Jews' Goal Is to Teach, Not to Convert

Aron B. Tendler is rabbi of Shaarey Zedek Congregation in North Hollywood, the oldest and largest Orthodox synagogue in the San Fernando Valley

Two thousand, one hundred, and thirty-five years ago, the Greeks of old attempted to convert the Jews to Hellenism. Hanukkah, the Festival of Lights, which continues through Thursday, celebrates the Jews' victory over that attempt.

Many religions believe that individuals who are not members must convert to go to heaven. That belief is a flagrant display of theological racism. Judaism, on the other hand, does not engage in such racism and does not actively seek out potential converts, despite recent news reports to the contrary. Let me explain.

The first Jew was Abraham. Recognized by Jews, Christians and Muslims as the father of monotheism, Abraham was the Johnny Appleseed of the belief in a single God who created the universe. During his lifetime, Abraham taught this lesson to an otherwise pagan world. What happened to his students? Did they convert to Judaism, or did they go their separate ways, integrating what Abraham had taught them into their own lives? In fact, none of them converted to Judaism. All of Abraham's students imbibed the truths of his teachings and went forward to realize their independent destinies.

Judaism is vastly different from Christianity or Islam. We do not believe that non-Jews must become Jewish to "be saved" or find inner peace. The Jewish people see themselves as teachers, chosen to carry on the work of Abraham. Jews have the responsibility to teach about God to all people, but there is no reason why all people must become Jewish. For those who desire a more intense and demanding relationship with God, there is the possibility of conversion. However, the process is far more comprehensive than a dip in the ritual pool or a circumcision. It's more than just switching the synagogue on Saturday for church on Sunday or the Christmas tree for a Hanukkah menorah. Conversion is a total life make-over!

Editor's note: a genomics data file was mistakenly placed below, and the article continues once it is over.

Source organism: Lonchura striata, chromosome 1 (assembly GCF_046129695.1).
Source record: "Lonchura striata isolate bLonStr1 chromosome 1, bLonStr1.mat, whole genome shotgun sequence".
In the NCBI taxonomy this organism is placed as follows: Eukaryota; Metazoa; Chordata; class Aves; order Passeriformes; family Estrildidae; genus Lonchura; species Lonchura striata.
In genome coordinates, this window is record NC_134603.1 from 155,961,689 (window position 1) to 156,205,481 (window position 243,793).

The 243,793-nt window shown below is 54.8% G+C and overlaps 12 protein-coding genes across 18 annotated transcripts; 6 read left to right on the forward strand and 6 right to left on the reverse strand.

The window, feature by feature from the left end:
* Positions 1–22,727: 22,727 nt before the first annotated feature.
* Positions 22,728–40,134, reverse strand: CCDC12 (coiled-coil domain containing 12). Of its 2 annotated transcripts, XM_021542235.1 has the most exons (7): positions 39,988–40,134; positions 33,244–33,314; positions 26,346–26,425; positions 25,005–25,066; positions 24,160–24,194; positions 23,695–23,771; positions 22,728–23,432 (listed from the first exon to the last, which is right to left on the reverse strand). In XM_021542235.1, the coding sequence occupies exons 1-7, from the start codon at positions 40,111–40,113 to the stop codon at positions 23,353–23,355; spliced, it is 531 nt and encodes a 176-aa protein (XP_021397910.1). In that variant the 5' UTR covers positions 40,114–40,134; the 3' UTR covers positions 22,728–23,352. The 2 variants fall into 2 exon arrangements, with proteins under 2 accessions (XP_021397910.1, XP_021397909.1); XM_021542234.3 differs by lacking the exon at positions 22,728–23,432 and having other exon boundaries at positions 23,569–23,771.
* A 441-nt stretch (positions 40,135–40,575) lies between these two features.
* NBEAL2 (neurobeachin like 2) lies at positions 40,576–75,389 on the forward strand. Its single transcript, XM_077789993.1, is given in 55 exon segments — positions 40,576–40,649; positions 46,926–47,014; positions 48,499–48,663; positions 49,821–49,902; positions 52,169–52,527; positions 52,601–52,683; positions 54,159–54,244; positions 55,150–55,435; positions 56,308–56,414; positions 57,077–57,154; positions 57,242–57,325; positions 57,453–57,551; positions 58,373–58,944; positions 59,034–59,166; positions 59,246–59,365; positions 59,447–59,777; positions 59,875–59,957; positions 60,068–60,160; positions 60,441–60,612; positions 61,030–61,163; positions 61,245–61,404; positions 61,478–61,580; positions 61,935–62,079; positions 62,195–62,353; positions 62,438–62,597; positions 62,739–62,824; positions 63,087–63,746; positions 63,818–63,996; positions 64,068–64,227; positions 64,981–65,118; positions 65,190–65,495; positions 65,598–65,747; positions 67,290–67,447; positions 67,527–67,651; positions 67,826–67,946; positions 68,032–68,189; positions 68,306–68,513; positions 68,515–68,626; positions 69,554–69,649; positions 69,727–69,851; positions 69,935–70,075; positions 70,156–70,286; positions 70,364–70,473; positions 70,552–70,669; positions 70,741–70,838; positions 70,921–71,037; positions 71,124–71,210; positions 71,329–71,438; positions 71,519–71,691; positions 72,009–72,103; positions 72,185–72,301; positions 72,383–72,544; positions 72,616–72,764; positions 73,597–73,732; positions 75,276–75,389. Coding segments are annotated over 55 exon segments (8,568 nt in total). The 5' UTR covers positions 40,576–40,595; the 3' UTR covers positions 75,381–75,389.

In a recent Times article, Rabbi Harold Schulweis of Valley Beth Shalom urged Jews to seek converts to Judaism. He was quoted as saying that Jews haven't engaged in proselytizing because there is bias against religiously embracing outsiders. He said that there are those who maintain "Jewishness comes from mother's milk" and "a Gentile remains a Gentile." Schulweis is wrong! We do not proselytize because it isn't necessary for the Gentile to become Jewish. Schulweis' statements were a misrepresentation of how traditional Judaism views itself. His call for Jews to seek converts is a fundamental denial of Judaism's mandate and a blatant form of theological racism.

We Jews do not have an exclusive on God or salvation. He belongs to everyone, and everyone belongs to Him. In fact, Judaism is the only religion that offers specific commandments for nonmembers. Following the story of the Great Flood, God commanded Noah and his sons to keep seven basic laws. Judaism believes that any Gentile who keeps those laws is righteous and will go to heaven.

As we light the Hanukkah candles that commemorate the Jews' victory over forced conversion, let us remember that the Jew and the Gentile are intended to live together in harmony and brotherhood. Judaism embraces those differences that exist between people and challenges each of God's children to become the best they can be. Together we compose the children of God and the human family. As Jews, we are here to teach, not to convert.

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